Jul 1, 2014; Washington, DC, USA; Washington Nationals third basemanAnthony Rendon
(6) hits a two run double during the fourth inning against the Colorado Rockies at Nationals Park. Mandatory Credit: Tommy Gilligan-USA TODAY Sports
Start off your holiday with some great Washington Nationals articles from around the web:
Rendon more than fine flying under the radar
WASHINGTON — Nationals infielder Anthony Rendon said recently he would like to go under the radar and just play baseball. He simply feels if there is more attention, there are more problems.
Don’t get the wrong idea. Rendon loves playing in front of 41,000 fans at Nationals Park, but he doesn’t want it to get to the point where he is a rock star like LeBron James.
“I don’t want to be that big. I just want to play the game. That’s what I’m here for,” Rendon said. “A person [like James] is under a microscope with everything they do. They can’t take two feet out of their house without saying, ‘He tripped over the sidewalk. Maybe he has lost a step.'” Read full article here.
Dobbs accepts assignment to Triple-A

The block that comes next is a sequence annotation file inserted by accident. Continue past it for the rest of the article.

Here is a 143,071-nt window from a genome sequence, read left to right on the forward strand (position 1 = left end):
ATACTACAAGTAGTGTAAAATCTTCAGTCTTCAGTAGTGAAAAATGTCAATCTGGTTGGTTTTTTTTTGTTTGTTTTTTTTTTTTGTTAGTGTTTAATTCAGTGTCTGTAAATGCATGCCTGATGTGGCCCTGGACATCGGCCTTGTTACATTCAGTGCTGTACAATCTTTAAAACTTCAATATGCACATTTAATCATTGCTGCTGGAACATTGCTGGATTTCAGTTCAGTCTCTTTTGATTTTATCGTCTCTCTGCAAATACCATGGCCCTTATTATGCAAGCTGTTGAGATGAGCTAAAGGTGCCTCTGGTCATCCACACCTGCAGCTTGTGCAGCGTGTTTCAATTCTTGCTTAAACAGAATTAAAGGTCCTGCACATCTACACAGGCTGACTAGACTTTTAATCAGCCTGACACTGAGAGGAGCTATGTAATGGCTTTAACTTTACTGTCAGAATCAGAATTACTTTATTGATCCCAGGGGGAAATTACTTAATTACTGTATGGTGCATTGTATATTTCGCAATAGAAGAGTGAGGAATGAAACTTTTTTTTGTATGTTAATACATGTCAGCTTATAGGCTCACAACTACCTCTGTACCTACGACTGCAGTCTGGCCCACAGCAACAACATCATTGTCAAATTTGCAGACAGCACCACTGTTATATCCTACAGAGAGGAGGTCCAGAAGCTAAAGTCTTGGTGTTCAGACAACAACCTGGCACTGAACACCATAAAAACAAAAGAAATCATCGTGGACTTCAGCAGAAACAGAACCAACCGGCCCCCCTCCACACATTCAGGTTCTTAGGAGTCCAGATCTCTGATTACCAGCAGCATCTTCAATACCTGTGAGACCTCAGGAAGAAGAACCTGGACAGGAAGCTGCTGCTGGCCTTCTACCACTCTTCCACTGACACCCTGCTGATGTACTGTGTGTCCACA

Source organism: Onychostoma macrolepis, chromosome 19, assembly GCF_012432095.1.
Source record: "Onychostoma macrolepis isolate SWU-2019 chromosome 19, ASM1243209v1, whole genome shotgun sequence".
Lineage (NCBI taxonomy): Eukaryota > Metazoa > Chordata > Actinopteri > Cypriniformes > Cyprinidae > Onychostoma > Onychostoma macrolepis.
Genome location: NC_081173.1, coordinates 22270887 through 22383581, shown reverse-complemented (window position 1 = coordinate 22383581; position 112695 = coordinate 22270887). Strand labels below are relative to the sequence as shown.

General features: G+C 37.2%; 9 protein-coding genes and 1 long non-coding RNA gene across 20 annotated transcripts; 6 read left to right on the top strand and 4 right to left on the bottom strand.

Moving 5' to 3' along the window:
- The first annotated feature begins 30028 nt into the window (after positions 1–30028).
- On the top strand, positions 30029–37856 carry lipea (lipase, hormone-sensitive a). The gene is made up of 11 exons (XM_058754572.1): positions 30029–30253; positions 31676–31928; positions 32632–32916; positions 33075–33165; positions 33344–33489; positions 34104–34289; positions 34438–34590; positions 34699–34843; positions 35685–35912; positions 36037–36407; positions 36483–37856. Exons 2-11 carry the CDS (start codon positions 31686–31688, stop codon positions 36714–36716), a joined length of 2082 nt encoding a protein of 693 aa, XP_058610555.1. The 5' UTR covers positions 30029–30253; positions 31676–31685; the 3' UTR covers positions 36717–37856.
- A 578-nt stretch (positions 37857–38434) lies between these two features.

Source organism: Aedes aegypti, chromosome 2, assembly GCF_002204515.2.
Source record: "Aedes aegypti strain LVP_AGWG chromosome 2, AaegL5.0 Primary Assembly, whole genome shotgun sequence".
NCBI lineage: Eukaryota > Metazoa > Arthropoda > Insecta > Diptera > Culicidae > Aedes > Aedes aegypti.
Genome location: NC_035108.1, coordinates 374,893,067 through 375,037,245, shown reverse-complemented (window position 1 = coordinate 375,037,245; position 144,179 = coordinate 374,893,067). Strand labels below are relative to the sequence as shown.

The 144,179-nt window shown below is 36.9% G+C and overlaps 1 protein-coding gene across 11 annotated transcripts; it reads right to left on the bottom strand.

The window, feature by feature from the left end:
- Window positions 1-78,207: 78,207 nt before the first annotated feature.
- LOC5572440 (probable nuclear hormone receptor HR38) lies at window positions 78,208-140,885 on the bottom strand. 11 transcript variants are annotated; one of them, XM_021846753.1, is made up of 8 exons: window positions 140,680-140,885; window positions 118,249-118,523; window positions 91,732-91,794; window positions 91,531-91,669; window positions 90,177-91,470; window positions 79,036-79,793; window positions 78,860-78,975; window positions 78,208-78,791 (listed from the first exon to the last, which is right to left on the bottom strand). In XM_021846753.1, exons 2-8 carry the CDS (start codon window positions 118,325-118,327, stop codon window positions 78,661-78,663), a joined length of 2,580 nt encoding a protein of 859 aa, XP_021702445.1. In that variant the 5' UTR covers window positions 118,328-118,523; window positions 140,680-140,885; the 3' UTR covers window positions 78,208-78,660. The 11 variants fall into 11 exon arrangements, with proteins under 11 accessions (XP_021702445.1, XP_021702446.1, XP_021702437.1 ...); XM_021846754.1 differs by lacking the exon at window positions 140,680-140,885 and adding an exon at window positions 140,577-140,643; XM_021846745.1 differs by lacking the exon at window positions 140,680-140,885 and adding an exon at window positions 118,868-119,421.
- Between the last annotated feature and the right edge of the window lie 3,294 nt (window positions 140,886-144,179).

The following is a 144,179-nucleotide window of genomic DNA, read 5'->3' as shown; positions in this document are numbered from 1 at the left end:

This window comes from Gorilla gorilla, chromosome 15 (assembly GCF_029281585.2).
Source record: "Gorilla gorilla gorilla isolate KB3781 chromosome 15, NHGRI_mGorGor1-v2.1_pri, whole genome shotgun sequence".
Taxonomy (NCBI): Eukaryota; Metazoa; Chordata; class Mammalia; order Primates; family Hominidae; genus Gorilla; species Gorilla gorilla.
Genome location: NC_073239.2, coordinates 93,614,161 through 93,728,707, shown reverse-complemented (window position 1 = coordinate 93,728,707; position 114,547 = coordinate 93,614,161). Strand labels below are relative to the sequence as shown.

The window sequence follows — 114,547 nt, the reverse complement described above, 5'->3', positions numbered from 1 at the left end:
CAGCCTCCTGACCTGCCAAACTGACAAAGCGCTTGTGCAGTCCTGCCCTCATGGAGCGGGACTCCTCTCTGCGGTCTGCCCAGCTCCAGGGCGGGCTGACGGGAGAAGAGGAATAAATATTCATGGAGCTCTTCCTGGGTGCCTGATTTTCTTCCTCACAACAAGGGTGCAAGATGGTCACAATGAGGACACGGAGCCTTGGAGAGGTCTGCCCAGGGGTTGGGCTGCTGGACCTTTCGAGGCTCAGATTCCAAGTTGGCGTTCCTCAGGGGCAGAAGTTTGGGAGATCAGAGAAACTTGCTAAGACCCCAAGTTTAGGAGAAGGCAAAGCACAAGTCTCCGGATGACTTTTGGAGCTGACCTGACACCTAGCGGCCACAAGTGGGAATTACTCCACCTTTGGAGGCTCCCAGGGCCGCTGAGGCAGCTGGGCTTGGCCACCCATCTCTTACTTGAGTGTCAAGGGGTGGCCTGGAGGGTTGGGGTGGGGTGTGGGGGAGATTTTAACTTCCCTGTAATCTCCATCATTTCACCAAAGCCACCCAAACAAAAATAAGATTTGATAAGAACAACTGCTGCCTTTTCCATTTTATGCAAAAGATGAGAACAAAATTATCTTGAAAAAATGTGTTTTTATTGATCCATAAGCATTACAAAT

WASHINGTON — More than a week after being designated for assignment, infielder Greg Dobbs will return to the Nationals organization after accepting an outright assignment to Triple-A Syracuse.
Dobbs, 36 and who needs two hits to reach 100 pinch hits in a career, was 6-for-28 [.214] with Washington with two RBIs before he was designated for assignment on June 25th. Read full article here.
Washington Nationals are finally healthy enough to find out how good they are
In winter, baseball franchises build wonderful-looking teams that thrill their fans with possibility, but once the annual reality of injury and age arrive, those teams never take the field in the summer intact.
Fans hate to watch their teams fail, though they know that’s part of the risk of chasing greatness. What’s far more frustrating, what feels deeply unfair, is for a 25-man roster, under construction for years, never to get an extended chance to play together.
There is a worse answer in sports than, “You’re not good enough.”
It is, “You’re never going to be able to show whether you’re good enough or not.” Read full article here.